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Tuesday, June 14, 2011

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Distinguishing Between Shallow and Deep Religion, Who Are You?, You Do Have The Time: If You Are Breathing You Can Be Meditating…

Love and light! ~The SBNR Team


Today’s Teaching:

Book_Cover

“Happiness and freedom begin with a clear understanding of one principle: Some things are within our control, and some things are not. It is only after you have faced up to this fundamental rule and learned to distinguish between what you can and can’t control that inner tranquility and outer effectiveness become possible.”

From: Art of Living: The Classical Mannual on Virtue, Happiness, and Effectiveness
By Epictetus and Sharon Lebell


Spirituality News & Posts:

1. Ramnath Subramanian: Distinguishing Between Shallow and Deep Religion
“In March 2007, I attended a talk by Dr. Steve Weinberg, the 1979 Nobel Laureate in physics for his work on electromagnetic and weak forces, on the topic “On Religion and Science” at Cornell University… At the end of his talk, he categorically stated that because of the problems that religion has created, one of the primary aspirations of science should be to cease the existence of religion. He made a strong appeal to the audience to take this seriously.”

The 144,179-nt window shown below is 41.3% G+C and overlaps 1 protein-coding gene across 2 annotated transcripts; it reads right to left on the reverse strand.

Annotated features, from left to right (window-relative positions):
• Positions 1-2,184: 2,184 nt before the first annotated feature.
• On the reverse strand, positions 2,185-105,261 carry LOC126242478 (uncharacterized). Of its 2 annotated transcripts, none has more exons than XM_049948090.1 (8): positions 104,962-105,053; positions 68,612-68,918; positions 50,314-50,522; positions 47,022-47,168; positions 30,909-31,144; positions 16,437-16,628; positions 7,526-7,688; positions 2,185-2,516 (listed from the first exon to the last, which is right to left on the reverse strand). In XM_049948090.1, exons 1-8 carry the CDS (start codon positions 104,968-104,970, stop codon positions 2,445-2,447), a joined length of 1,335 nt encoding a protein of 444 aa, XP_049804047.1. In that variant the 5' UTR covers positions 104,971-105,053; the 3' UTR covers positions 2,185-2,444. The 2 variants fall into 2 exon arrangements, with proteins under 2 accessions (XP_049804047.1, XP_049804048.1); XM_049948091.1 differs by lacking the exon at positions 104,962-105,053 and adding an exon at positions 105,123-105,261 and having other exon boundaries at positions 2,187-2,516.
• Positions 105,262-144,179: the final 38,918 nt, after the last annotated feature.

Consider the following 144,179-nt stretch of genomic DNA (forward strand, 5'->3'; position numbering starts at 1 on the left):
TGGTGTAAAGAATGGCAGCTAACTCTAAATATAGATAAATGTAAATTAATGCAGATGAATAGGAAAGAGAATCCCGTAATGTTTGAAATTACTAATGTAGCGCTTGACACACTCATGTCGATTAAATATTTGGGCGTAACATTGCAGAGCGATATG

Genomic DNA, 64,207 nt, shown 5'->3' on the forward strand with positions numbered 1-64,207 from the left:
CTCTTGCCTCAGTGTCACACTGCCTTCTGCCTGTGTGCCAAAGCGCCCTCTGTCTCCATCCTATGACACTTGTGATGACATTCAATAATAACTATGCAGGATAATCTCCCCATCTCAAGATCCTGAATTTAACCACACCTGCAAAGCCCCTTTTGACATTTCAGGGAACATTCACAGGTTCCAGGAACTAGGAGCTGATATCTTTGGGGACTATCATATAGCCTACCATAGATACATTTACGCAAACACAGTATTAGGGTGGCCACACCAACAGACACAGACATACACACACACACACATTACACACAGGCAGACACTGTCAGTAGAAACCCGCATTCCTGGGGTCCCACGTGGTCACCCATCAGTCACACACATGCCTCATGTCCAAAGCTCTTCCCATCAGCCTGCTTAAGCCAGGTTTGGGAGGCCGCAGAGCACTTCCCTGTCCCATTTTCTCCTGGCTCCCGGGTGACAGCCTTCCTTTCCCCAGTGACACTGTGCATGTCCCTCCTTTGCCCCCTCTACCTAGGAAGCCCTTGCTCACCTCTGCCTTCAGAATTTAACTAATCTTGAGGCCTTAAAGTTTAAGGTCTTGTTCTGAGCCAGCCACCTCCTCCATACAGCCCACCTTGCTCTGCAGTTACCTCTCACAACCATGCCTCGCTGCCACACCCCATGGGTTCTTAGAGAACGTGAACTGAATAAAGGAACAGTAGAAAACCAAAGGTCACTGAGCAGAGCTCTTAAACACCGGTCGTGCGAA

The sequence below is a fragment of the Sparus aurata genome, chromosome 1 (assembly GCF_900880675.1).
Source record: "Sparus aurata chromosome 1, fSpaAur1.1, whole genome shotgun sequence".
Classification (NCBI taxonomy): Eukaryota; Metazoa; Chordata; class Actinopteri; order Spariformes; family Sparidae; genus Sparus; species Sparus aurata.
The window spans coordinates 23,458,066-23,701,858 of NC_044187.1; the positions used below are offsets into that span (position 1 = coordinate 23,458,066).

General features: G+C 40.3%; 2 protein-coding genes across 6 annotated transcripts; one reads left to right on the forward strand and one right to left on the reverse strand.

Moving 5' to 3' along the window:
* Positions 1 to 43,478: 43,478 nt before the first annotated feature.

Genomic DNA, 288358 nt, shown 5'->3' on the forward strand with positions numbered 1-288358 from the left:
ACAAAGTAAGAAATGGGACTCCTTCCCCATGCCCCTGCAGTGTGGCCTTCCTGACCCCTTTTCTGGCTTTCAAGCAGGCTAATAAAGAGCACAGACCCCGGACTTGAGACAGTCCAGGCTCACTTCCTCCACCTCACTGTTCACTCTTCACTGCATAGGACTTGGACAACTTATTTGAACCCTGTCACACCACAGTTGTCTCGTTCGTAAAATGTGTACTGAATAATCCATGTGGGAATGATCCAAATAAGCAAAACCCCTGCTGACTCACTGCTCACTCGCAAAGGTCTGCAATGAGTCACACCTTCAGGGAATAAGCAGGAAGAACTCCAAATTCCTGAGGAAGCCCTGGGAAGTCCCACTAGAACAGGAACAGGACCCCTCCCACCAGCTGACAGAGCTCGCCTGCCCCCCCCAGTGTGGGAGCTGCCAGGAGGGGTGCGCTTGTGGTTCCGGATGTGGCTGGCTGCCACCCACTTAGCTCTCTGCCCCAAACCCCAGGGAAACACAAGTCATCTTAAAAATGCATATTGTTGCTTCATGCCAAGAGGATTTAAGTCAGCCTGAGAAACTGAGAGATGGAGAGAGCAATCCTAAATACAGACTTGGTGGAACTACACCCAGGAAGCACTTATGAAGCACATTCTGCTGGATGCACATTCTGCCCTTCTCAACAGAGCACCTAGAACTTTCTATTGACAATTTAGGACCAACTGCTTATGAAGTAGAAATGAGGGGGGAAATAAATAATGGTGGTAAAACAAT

2. Jeffrey Small: Who Are You?
“In the musical Les Miserables, the main character Jean Valjean sings a gut-wrenching song called “Who am I?” as he struggles with his self-identity. I pose that same question to you now: Who are you? For many people — especially those in successful careers — they are their jobs: lawyer, doctor, executive, artist. Others may define themselves in terms of their family responsibilities: parent, spouse, caregiver. In other words, how often do we identify who we are by what we do?”

3. Arnie Kozak: Meditation Made Simple: Seven Considerations to Get You Going
Part Three: You Do Have The Time: If You Are Breathing You Can Be Meditating

“Meditation can happen in any moment of your day. It can happen while you are taking your shower, walking to work, and eating your lunch. There are many opportunities to meditate including doing a formal practice where you are doing nothing other than meditation.”

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